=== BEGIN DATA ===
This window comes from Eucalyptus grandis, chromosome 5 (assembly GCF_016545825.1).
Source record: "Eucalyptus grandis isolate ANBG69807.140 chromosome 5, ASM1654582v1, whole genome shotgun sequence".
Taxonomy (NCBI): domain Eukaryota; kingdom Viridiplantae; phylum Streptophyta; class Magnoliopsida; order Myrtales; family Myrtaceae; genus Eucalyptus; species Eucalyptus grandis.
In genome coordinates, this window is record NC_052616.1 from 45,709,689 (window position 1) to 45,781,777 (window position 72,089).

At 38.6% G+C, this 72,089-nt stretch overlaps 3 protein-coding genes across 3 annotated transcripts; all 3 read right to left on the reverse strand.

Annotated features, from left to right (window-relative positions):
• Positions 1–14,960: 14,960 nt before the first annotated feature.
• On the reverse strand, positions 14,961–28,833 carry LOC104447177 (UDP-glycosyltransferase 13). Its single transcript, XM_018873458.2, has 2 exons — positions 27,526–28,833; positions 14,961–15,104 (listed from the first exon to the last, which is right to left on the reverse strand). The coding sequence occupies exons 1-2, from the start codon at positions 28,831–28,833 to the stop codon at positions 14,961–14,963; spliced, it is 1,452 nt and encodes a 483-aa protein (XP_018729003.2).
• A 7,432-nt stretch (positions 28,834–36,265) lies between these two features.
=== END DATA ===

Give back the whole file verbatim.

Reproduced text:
This window comes from Eucalyptus grandis, chromosome 5 (assembly GCF_016545825.1).
Source record: "Eucalyptus grandis isolate ANBG69807.140 chromosome 5, ASM1654582v1, whole genome shotgun sequence".
Taxonomy (NCBI): domain Eukaryota; kingdom Viridiplantae; phylum Streptophyta; class Magnoliopsida; order Myrtales; family Myrtaceae; genus Eucalyptus; species Eucalyptus grandis.
In genome coordinates, this window is record NC_052616.1 from 45,709,689 (window position 1) to 45,781,777 (window position 72,089).

At 38.6% G+C, this 72,089-nt stretch overlaps 3 protein-coding genes across 3 annotated transcripts; all 3 read right to left on the reverse strand.

Annotated features, from left to right (window-relative positions):
• Positions 1–14,960: 14,960 nt before the first annotated feature.
• On the reverse strand, positions 14,961–28,833 carry LOC104447177 (UDP-glycosyltransferase 13). Its single transcript, XM_018873458.2, has 2 exons — positions 27,526–28,833; positions 14,961–15,104 (listed from the first exon to the last, which is right to left on the reverse strand). The coding sequence occupies exons 1-2, from the start codon at positions 28,831–28,833 to the stop codon at positions 14,961–14,963; spliced, it is 1,452 nt and encodes a 483-aa protein (XP_018729003.2).
• A 7,432-nt stretch (positions 28,834–36,265) lies between these two features.